Three weeks ago, Associate Professor of Religion David Booth delivered a talk entitled “What Sort of Excellence?” to a crowd of fellow professors, students and administrators at the Opening Convocation for the 2019-2020 school year. In his stirring speech, Booth called on those in attendance to realize something about their reality that may be difficult to grasp — that we live in a truly absurd, paradoxical time.
“It turns out we — this room, this place — are called to live in a time of paradox and absurdity,” Booth said. “At this single moment, we should notice both.”
The paradox that Booth is referring to is the sullen realization that we face an existential crisis from the growing climate catastrophe, and that this catastrophe is due in large part to humanity’s endless desire for growth and success. Unchecked, constant human expansion has threatened our very existence.
This is an interesting realization. It leaves one wondering, ‘What now?’ How should we act if the very thing that drives us is the driver of our downfall? How can we strive for excellence if the kind of excellence we’re familiar with has only gotten us this far?
Here is where Booth responds with his idea of hope. It is hope for a better day that should drive us forward. A relentless, constant hope that, despite the obstacles we all face, we can somehow carry on and find beauty, love and sustainability again. I’m not saying these aren’t all here right now — I think they are. And I think they are stronger now than ever.
We must recognize their presence to cultivate hope and move forward.
Let us turn to the story of Sam and Frodo and their long walk to Mt. Doom that Booth highlighted in his address. Booth used the march of the two hobbits as an example of how we can face this despair, a despair that “looms and threatens to disable us,” and continue to live on. I think the two hobbits are an excellent example for how this despair, this long walk that we all must take together, can pull us closer together than ever before.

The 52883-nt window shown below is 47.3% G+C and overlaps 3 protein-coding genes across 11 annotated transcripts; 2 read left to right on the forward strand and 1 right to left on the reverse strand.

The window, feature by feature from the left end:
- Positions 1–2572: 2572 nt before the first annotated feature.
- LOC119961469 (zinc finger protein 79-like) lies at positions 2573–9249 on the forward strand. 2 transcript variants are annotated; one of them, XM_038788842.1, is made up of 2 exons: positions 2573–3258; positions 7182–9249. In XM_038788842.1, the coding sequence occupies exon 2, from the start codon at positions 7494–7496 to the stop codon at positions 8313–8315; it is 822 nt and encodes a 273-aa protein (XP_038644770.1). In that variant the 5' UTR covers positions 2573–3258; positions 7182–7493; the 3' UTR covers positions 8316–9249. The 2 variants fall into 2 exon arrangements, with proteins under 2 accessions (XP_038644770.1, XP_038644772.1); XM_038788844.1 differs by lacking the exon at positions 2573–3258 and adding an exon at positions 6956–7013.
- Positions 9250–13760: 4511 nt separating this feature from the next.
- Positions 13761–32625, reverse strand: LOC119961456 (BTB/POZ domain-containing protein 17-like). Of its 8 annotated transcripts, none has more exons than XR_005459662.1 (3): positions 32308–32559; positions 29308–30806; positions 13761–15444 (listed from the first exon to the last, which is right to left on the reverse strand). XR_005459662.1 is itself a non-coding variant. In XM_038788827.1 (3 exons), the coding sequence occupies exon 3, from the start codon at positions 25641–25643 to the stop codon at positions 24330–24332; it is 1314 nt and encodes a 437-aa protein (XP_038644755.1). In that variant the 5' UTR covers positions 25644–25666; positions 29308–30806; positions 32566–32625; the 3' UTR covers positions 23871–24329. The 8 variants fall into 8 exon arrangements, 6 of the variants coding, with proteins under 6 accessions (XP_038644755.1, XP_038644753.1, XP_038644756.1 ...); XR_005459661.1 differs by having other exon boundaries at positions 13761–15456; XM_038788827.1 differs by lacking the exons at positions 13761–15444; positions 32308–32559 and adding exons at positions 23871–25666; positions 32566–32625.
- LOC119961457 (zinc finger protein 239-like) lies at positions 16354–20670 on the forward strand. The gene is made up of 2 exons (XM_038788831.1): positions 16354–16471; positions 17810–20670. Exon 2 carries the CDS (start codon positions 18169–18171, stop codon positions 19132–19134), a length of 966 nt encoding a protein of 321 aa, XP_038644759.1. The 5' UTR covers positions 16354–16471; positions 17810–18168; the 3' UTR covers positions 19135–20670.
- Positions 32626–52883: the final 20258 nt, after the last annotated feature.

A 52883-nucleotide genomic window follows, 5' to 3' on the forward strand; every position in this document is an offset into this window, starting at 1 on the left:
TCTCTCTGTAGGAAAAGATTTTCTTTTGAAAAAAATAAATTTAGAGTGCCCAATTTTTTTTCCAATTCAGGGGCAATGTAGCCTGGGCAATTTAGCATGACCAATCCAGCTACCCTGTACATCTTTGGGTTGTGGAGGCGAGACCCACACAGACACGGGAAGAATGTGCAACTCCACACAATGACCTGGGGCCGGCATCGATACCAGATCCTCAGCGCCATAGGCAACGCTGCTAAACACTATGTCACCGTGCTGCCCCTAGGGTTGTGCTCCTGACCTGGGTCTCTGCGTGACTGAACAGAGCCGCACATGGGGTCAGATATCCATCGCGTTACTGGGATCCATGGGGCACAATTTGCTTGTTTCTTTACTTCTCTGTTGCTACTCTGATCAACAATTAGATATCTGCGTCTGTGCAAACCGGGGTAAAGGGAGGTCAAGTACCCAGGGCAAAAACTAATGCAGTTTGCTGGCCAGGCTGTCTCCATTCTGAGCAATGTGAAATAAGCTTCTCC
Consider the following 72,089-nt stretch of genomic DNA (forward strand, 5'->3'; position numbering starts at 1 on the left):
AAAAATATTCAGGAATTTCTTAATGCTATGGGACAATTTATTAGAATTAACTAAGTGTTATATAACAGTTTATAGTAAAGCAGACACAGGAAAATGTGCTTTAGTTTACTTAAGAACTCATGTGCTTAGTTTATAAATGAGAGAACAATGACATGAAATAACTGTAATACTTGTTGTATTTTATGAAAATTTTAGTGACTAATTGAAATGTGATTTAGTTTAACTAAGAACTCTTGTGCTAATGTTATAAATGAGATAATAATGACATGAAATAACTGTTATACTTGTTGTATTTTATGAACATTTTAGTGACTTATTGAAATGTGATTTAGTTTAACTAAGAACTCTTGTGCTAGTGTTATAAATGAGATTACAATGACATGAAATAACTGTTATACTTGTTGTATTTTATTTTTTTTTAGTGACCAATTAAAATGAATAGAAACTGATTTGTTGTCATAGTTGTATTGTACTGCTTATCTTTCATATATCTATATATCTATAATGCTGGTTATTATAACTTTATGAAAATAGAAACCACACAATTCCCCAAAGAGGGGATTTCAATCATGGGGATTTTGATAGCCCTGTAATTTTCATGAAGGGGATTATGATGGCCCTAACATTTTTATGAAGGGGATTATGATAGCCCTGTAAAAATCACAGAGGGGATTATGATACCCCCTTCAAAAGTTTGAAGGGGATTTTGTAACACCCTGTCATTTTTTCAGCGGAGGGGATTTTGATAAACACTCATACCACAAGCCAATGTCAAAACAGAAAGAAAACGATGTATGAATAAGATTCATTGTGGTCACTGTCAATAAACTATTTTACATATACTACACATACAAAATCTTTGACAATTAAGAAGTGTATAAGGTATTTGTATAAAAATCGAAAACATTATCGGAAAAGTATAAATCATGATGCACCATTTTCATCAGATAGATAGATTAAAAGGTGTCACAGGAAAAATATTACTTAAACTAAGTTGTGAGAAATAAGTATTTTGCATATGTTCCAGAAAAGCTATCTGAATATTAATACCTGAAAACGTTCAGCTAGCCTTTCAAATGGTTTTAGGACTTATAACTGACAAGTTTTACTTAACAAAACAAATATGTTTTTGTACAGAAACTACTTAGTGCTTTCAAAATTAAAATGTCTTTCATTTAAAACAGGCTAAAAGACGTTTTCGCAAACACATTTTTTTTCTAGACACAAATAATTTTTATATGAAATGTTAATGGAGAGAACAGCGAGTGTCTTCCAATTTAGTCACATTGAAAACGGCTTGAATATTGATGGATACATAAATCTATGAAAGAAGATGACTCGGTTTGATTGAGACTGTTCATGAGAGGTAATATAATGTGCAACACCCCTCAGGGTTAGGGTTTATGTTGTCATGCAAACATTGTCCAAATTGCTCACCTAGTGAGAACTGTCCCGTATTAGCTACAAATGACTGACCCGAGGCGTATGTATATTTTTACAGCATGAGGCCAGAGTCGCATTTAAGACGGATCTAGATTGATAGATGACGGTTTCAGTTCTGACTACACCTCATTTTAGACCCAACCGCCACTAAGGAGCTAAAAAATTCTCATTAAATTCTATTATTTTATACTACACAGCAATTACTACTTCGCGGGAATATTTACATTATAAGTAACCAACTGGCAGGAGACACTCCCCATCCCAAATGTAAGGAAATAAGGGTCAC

To better clarify this, let’s look at one of the most iconic moments from Sam and Frodo’s long journey. As they near their destination, Frodo is on the verge of collapse, of giving up right as the journey nears its end. Sam asks his friend, “Do you remember the Shire, Mr. Frodo? It’ll be spring soon.” Then, as Frodo expresses how they must finally destroy the ring, Sam says, “I can’t carry it for you, but I can carry you.” Sam picks up his fellow hobbit, they march up the rest of the way to Mt. Doom and complete their journey, destroying the ring and Sauron with it.
Sam and Frodo share a paradox similar to us humans. Their world is on the verge of collapse, they find themselves in a spot where there is no turning back and, for them, like us, the only path is forward. This small moment of hope between the two hobbits shows that it is possible to both understand the obstacle that faces us and act with courage to overcome it. We must remember the Shire, remember a time when the earth was better, remember the constant presence of love and beauty and fight to see that spring again. To see this spring, we must not act as individuals but rather as separate but equal partners, where we go about our unique tasks with passion, with courage and with enthusiasm.
“Unchecked, constant human expansion has threatened our very existence.”
– Jacob Maranda ’22
Although the collective obstacle we face is immense, it is not so for each individual. It is enough to live one’s life with energy and purpose to push back against this great despair. It is when we all act in this way that collective change can occur. I’d like to connect here to the global climate strikes of the past week. This energy, this collective purpose, is exactly the type of action that we need to change minds. Many individuals coming together created one of the largest global protests of all time.
But do not let this great obstacle distract you from your own purpose, your own striving for excellence. It is the great human gift that we can find hope in all situations. Find hope by participating in class discussions, in completing your next workout, in acing your next exam. The energy that we as individuals devote to these tasks will surely reverberate out and reflect in the world as we live it.
I will return to finish the paradoxical quote from earlier. “We should notice the panic of unprecedented threats to our human habitat,” Booth said. “And, we should notice the joy of renewing our common academic life. This year, let’s live that paradox to its fullest. Let’s rejoice.”
Jacob Maranda ’22 is from Rock Island, Ill. His major is undecided.